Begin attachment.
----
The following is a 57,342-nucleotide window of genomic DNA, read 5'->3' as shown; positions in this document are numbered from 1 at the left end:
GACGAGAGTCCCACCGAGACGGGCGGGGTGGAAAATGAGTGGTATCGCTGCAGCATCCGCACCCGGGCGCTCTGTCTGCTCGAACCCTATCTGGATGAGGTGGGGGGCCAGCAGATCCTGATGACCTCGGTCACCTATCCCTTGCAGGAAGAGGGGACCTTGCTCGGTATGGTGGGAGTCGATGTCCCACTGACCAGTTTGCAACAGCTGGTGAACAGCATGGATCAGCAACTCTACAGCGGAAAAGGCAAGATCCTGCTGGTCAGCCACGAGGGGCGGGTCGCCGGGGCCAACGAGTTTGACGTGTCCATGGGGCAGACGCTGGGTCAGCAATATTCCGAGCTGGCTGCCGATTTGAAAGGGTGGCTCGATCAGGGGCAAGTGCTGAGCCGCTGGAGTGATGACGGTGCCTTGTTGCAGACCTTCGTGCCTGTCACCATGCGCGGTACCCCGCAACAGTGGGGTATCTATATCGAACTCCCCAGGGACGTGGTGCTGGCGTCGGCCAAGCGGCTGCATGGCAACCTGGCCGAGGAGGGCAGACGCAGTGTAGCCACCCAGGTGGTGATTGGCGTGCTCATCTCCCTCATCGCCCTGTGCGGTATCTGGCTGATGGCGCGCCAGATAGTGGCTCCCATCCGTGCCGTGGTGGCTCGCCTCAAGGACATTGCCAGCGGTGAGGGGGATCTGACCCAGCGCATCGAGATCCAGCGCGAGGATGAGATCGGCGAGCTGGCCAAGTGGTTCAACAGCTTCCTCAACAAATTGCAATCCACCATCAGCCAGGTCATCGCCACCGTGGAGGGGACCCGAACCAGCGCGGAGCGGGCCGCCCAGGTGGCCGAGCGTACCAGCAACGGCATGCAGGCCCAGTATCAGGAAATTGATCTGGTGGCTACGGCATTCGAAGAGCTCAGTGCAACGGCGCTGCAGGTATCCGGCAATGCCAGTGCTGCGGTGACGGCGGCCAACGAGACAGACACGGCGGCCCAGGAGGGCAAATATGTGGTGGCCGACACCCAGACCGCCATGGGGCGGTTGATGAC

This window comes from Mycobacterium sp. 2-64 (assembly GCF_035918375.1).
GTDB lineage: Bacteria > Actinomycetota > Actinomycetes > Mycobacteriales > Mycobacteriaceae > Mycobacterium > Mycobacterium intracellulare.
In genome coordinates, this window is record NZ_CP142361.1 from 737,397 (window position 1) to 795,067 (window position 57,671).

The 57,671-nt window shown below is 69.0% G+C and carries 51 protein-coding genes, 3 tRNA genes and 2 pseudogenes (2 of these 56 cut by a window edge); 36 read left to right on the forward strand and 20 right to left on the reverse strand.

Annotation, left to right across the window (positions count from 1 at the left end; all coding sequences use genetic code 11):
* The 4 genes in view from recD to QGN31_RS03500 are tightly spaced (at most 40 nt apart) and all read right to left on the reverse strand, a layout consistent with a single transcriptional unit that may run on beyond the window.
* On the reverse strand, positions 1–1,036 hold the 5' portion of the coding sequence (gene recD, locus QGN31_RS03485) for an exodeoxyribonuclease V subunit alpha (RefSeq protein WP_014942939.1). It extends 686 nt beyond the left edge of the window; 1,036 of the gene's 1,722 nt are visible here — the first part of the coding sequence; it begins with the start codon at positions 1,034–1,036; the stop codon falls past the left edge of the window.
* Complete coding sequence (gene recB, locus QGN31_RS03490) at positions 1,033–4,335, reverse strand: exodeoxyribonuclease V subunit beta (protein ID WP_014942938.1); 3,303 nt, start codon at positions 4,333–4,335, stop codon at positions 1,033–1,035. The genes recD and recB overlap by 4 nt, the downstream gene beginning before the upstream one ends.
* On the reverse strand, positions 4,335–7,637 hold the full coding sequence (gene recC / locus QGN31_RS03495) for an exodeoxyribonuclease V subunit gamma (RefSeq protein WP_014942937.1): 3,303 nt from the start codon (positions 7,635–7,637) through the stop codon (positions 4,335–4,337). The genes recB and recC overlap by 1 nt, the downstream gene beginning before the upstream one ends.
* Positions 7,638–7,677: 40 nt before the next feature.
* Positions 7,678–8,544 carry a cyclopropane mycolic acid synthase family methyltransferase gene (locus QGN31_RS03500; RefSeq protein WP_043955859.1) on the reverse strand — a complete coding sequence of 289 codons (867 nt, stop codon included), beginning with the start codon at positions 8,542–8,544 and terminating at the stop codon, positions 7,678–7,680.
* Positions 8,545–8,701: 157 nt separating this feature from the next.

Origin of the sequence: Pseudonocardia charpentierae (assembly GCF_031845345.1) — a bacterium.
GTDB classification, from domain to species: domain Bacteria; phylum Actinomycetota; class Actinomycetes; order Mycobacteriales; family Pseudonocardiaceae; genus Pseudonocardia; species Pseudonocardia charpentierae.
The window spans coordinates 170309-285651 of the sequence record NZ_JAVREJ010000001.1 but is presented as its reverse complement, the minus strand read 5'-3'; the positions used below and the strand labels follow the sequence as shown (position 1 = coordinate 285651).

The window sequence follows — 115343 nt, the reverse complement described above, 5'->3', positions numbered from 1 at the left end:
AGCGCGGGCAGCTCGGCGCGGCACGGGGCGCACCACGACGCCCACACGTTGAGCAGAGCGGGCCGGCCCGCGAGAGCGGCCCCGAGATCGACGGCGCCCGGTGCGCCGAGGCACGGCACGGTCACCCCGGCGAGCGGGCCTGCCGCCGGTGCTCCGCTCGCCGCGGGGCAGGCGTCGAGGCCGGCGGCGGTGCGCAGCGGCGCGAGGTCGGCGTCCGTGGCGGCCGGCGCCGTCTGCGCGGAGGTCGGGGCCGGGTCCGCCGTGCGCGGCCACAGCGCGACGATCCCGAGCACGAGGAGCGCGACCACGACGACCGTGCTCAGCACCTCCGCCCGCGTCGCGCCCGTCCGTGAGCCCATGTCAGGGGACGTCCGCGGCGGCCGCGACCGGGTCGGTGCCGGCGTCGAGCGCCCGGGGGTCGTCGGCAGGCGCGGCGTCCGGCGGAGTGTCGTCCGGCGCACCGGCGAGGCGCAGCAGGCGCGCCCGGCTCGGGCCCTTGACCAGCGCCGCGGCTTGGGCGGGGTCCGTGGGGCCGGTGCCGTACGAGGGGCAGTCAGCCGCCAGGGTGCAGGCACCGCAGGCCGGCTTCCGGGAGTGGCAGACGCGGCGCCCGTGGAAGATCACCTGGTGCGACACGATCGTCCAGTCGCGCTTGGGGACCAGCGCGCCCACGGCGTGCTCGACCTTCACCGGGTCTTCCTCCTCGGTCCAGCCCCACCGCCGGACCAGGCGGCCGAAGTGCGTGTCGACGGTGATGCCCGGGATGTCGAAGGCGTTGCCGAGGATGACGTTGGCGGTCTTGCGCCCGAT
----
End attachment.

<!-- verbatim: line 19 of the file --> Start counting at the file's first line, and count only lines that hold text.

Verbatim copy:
AGCGCGGGCAGCTCGGCGCGGCACGGGGCGCACCACGACGCCCACACGTTGAGCAGAGCGGGCCGGCCCGCGAGAGCGGCCCCGAGATCGACGGCGCCCGGTGCGCCGAGGCACGGCACGGTCACCCCGGCGAGCGGGCCTGCCGCCGGTGCTCCGCTCGCCGCGGGGCAGGCGTCGAGGCCGGCGGCGGTGCGCAGCGGCGCGAGGTCGGCGTCCGTGGCGGCCGGCGCCGTCTGCGCGGAGGTCGGGGCCGGGTCCGCCGTGCGCGGCCACAGCGCGACGATCCCGAGCACGAGGAGCGCGACCACGACGACCGTGCTCAGCACCTCCGCCCGCGTCGCGCCCGTCCGTGAGCCCATGTCAGGGGACGTCCGCGGCGGCCGCGACCGGGTCGGTGCCGGCGTCGAGCGCCCGGGGGTCGTCGGCAGGCGCGGCGTCCGGCGGAGTGTCGTCCGGCGCACCGGCGAGGCGCAGCAGGCGCGCCCGGCTCGGGCCCTTGACCAGCGCCGCGGCTTGGGCGGGGTCCGTGGGGCCGGTGCCGTACGAGGGGCAGTCAGCCGCCAGGGTGCAGGCACCGCAGGCCGGCTTCCGGGAGTGGCAGACGCGGCGCCCGTGGAAGATCACCTGGTGCGACACGATCGTCCAGTCGCGCTTGGGGACCAGCGCGCCCACGGCGTGCTCGACCTTCACCGGGTCTTCCTCCTCGGTCCAGCCCCACCGCCGGACCAGGCGGCCGAAGTGCGTGTCGACGGTGATGCCCGGGATGTCGAAGGCGTTGCCGAGGATGACGTTGGCGGTCTTGCGCCCGAT